Historical Land-Use Land-Cover paper published

validating old aerial photographs

In a previous post I described how I was using Deep Learning to map forest cover based upon old aerial photographs in the Yangambi region, from which I source most of my wood (core) material.

This work was finished at the end of December and submitted to MDPI Remote Sensing, and went through review rather smoothly. The paper is currently accepted and available for free online (open access). I’ll give a short summary below, for those interested in the details I refer to the link provided.

Historical Aerial Surveys Map Long-Term Changes of Forest Cover and Structure in the Central Congo Basin


Given the impact of tropical forest disturbances on atmospheric carbon emissions, biodiversity, and ecosystem productivity, accurate long-term reporting of Land-Use and Land-Cover (LULC) change in the pre-satellite era (<1972) is an imperative. Here, we used a combination of historical (1958) aerial photography and contemporary remote sensing data to map long-term changes in the extent and structure of the tropical forest surrounding Yangambi (DR Congo) in the central Congo Basin. Our study leveraged structure-from-motion and a convolutional neural network-based LULC classifier, using synthetic landscape-based image augmentation to map historical forest cover across a large orthomosaic (~93,431 ha) geo-referenced to ~4.7 ± 4.3 m at submeter resolution. A comparison with contemporary LULC data showed a shift from previously highly regular industrial deforestation of large areas to discrete smallholder farming clearing, increasing landscape fragmentation and providing opportunties for substantial forest regrowth. We estimated aboveground carbon gains through reforestation to range from 811 to 1592 Gg C, partially offsetting historical deforestation (2416 Gg C), in our study area. Efforts to quantify long-term canopy texture changes and their link to aboveground carbon had limited to no success. Our analysis provides methods and insights into key spatial and temporal patterns of deforestation and reforestation at a multi-decadal scale, providing a historical context for past and ongoing forest research in the area.

Visual summary

Our paper discusses how historical aerial photography can be turned into a useful land-use and land-cover map in the central Congo Basin using structure-from-motion and Deep Learning based image segmentation.

These historical aerial photographs were made within the context of mapping back in 1958. In my COBECORE project we digitized a large number of these analogue records in order to valorize these data within the context of ecological research.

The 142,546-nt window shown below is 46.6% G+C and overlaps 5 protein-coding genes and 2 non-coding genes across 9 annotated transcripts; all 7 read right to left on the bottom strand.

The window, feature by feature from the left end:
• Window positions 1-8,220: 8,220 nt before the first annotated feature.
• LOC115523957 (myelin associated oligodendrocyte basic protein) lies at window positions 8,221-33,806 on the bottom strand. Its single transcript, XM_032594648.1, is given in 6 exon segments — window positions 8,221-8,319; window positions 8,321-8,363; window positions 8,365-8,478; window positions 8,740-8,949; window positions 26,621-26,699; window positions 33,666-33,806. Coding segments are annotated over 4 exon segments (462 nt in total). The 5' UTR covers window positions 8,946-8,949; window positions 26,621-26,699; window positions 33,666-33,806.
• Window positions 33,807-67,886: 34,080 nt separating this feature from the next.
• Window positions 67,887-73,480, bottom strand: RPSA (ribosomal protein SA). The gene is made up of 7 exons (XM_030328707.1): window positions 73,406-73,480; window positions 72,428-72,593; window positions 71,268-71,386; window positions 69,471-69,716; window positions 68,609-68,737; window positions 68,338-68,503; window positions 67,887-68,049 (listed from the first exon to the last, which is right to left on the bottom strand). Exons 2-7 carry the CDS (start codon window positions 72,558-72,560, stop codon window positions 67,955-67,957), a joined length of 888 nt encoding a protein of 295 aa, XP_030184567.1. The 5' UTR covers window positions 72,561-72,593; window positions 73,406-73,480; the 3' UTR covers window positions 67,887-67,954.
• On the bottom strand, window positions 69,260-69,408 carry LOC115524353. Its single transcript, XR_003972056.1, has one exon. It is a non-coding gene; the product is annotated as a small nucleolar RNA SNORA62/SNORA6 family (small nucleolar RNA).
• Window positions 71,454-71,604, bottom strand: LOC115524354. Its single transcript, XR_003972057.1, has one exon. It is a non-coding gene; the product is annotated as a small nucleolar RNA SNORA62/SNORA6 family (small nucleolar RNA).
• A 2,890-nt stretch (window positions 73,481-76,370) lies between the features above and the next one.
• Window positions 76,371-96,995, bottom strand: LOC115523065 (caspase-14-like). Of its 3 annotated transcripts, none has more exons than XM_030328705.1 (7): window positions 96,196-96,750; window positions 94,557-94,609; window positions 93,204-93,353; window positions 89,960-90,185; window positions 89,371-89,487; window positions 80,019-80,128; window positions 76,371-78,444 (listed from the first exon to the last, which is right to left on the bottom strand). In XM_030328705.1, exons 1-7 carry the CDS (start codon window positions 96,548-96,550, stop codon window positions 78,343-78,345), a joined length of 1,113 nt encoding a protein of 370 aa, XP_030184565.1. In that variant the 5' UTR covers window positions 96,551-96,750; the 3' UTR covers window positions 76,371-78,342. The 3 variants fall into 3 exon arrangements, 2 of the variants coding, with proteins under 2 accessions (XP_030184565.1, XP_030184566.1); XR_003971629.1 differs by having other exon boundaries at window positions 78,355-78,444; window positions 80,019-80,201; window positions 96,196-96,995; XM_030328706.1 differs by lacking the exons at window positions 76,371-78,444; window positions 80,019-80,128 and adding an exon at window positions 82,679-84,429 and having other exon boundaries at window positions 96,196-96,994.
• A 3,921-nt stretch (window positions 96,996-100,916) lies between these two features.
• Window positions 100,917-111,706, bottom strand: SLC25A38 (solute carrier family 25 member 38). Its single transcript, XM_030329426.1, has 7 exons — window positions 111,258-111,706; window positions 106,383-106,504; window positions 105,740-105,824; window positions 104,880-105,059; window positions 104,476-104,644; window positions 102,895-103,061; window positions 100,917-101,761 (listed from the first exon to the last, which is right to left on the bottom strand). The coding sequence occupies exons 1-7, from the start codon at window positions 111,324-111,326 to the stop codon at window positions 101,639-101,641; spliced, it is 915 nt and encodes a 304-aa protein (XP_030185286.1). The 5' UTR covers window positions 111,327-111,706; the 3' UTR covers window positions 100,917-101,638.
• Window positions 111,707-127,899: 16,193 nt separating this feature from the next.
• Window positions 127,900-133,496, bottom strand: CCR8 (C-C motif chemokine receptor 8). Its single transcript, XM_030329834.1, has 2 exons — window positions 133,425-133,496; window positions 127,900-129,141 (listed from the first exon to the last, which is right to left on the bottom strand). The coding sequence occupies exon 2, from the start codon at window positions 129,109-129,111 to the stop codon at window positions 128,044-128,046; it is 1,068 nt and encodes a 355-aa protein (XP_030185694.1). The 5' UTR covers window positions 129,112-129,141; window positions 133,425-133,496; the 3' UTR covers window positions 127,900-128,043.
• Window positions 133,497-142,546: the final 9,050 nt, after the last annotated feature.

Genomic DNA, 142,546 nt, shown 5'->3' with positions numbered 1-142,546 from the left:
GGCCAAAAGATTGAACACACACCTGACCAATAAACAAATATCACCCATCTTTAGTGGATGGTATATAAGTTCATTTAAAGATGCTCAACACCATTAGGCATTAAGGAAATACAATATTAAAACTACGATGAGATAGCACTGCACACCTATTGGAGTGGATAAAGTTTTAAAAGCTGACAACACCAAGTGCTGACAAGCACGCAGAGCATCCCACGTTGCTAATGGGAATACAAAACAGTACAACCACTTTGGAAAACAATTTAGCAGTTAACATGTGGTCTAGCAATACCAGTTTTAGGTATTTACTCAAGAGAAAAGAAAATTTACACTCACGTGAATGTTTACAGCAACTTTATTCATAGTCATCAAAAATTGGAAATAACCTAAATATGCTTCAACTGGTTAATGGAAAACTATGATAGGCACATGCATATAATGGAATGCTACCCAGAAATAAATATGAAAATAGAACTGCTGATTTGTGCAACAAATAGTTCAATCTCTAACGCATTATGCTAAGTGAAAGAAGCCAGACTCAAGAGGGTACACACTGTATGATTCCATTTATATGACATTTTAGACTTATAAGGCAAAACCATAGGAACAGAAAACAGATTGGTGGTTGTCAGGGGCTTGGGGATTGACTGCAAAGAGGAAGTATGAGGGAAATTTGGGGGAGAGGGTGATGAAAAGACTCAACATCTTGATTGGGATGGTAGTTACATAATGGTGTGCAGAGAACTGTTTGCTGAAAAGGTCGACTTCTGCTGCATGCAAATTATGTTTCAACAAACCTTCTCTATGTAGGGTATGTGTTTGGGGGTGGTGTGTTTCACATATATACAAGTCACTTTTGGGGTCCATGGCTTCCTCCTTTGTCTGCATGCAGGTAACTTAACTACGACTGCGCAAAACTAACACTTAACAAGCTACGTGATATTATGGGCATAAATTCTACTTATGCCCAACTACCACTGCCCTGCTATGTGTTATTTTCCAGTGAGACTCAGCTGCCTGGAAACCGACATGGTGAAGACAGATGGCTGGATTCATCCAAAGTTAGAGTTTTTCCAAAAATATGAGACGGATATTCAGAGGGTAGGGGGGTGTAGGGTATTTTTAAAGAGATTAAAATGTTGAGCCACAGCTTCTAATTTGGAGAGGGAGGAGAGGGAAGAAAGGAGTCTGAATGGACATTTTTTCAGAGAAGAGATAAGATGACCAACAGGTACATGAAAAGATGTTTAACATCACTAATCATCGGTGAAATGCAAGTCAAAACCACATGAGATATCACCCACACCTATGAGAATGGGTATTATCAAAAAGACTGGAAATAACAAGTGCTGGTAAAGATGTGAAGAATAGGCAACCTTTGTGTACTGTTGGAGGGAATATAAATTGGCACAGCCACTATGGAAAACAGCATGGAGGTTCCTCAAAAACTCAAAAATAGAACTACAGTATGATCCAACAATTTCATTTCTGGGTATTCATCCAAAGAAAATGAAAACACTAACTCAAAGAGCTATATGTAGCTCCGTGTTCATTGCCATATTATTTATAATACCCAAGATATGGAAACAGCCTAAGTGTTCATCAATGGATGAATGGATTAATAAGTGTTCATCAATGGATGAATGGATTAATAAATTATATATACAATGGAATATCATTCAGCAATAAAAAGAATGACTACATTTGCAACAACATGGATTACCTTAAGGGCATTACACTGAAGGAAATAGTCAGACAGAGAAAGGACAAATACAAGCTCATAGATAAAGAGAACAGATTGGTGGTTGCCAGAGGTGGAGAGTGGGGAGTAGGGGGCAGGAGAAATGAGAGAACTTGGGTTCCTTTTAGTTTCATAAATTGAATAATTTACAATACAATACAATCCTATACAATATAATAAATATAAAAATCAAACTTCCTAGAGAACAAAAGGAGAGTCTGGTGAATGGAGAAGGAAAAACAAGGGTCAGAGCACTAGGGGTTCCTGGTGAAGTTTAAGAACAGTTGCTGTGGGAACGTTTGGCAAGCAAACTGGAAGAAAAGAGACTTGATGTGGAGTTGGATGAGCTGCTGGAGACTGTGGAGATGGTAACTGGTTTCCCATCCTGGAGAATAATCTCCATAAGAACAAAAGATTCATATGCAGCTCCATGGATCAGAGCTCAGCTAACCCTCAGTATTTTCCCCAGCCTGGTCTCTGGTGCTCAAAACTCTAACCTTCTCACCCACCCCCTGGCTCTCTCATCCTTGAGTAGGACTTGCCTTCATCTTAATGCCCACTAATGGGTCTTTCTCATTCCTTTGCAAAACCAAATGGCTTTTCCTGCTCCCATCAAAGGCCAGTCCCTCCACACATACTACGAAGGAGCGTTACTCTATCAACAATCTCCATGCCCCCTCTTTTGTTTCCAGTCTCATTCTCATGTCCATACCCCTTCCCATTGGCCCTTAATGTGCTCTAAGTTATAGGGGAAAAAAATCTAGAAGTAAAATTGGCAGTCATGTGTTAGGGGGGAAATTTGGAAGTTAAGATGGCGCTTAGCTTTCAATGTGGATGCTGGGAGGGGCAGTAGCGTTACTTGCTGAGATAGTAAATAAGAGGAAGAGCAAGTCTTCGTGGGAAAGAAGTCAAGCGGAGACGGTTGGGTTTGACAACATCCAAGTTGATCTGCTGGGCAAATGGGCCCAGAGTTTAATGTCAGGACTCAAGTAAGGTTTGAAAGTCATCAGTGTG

These data were first stitched together into an orthomosaic (~93K ha), adjusting view angle effects, and georeferenced to local ground control points (buildings and other fixed structures). From this homogeneous forest / non-forest areas were selected for further processing.

Homogeneous areas were then combined into synthetic landscapes, mixing forest and non-forest classes. Landscape patterns were generated using a Gaussian random field mask, with random “sharpness” in the transition of classes (in addition to other augmentation techniques).

The synthetic landscapes were used to train a Deep Learning U-Net image segmentation routine, and resulted in a forest / non-forest land cover map for the whole historical orthomosaic. This data we compared to the current state of forest cover using Global Forest Cover data.

Corroborating our results we ran the segmentation routine on a contemporary panchromatic high resolution Geo-Eye image. The accuracy for the original map exceeded 95%, for the image 60 years later we still found an agreement of 87% (compared to Global Frorest Cover data)!

From these data we calculated changes in the state of the forest in terms of Above Ground Carbon (AGC) and landscape metrics (i.e. how the complexity of the landscape changed over time). We can conclude that for our study area a lot of previously cleared forest (hence AGC) has been reclaimed, and is forest again, offsetting some of the recent losses. Formal homogeneous colonial land clearing made way to a more fragmented ad-hoc deforestation.

Our analysis provides insights into the rate at which deforestation and reforestation has taken place over a multi-decadal scale in the central Congo basin. And, as such, it provides a useful historical context while interpreting past and ongoing forest research in the area.

Data & Code availability

Hufkens et al. (2019): A curated dataset of aerial survey images over the central Congo Basin, 1958. Zenodo: https://doi.org/10.5281/zenodo.3547767. All data not included in the latter repository can be found bundled with the analysis code as listed below. Proprietary datasets (i.e., Geo-Eye data) are not shared, but purchase order numbers allow for acquisition of these datasets to ensure reproducibility. All analysis code is available as R/python projects (https://khufkens.github.io/orthodrc and https://khufkens.github.io/orthodrc_cnn/).